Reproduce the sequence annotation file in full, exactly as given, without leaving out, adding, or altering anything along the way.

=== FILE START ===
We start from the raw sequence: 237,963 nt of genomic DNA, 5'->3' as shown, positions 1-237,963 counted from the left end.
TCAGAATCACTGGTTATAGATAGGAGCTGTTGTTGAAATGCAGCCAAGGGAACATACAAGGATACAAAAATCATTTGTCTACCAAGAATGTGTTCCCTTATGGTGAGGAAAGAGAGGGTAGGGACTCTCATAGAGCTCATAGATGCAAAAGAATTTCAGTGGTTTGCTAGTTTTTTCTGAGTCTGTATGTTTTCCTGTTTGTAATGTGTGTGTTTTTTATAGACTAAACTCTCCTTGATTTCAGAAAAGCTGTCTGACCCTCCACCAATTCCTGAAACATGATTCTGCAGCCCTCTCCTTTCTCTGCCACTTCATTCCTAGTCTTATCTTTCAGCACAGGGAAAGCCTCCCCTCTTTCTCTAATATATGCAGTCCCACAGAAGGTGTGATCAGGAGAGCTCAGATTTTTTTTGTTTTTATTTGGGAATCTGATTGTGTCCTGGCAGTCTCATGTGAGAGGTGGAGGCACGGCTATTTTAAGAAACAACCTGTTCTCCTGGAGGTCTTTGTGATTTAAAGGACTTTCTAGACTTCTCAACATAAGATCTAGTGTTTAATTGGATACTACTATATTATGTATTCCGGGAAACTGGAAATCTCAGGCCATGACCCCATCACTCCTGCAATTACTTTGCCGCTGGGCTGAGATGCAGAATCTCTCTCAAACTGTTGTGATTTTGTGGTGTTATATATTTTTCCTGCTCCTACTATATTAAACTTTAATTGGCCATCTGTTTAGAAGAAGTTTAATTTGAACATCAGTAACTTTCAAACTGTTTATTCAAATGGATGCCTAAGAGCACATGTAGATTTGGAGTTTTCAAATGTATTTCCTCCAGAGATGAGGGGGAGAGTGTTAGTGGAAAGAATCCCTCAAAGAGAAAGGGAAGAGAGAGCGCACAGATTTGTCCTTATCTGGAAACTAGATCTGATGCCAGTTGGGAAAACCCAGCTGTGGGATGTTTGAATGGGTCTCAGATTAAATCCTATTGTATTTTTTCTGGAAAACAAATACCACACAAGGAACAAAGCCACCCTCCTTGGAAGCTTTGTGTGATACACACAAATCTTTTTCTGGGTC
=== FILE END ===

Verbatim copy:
We start from the raw sequence: 237,963 nt of genomic DNA, 5'->3' as shown, positions 1-237,963 counted from the left end.
TCAGAATCACTGGTTATAGATAGGAGCTGTTGTTGAAATGCAGCCAAGGGAACATACAAGGATACAAAAATCATTTGTCTACCAAGAATGTGTTCCCTTATGGTGAGGAAAGAGAGGGTAGGGACTCTCATAGAGCTCATAGATGCAAAAGAATTTCAGTGGTTTGCTAGTTTTTTCTGAGTCTGTATGTTTTCCTGTTTGTAATGTGTGTGTTTTTTATAGACTAAACTCTCCTTGATTTCAGAAAAGCTGTCTGACCCTCCACCAATTCCTGAAACATGATTCTGCAGCCCTCTCCTTTCTCTGCCACTTCATTCCTAGTCTTATCTTTCAGCACAGGGAAAGCCTCCCCTCTTTCTCTAATATATGCAGTCCCACAGAAGGTGTGATCAGGAGAGCTCAGATTTTTTTTGTTTTTATTTGGGAATCTGATTGTGTCCTGGCAGTCTCATGTGAGAGGTGGAGGCACGGCTATTTTAAGAAACAACCTGTTCTCCTGGAGGTCTTTGTGATTTAAAGGACTTTCTAGACTTCTCAACATAAGATCTAGTGTTTAATTGGATACTACTATATTATGTATTCCGGGAAACTGGAAATCTCAGGCCATGACCCCATCACTCCTGCAATTACTTTGCCGCTGGGCTGAGATGCAGAATCTCTCTCAAACTGTTGTGATTTTGTGGTGTTATATATTTTTCCTGCTCCTACTATATTAAACTTTAATTGGCCATCTGTTTAGAAGAAGTTTAATTTGAACATCAGTAACTTTCAAACTGTTTATTCAAATGGATGCCTAAGAGCACATGTAGATTTGGAGTTTTCAAATGTATTTCCTCCAGAGATGAGGGGGAGAGTGTTAGTGGAAAGAATCCCTCAAAGAGAAAGGGAAGAGAGAGCGCACAGATTTGTCCTTATCTGGAAACTAGATCTGATGCCAGTTGGGAAAACCCAGCTGTGGGATGTTTGAATGGGTCTCAGATTAAATCCTATTGTATTTTTTCTGGAAAACAAATACCACACAAGGAACAAAGCCACCCTCCTTGGAAGCTTTGTGTGATACACACAAATCTTTTTCTGGGTC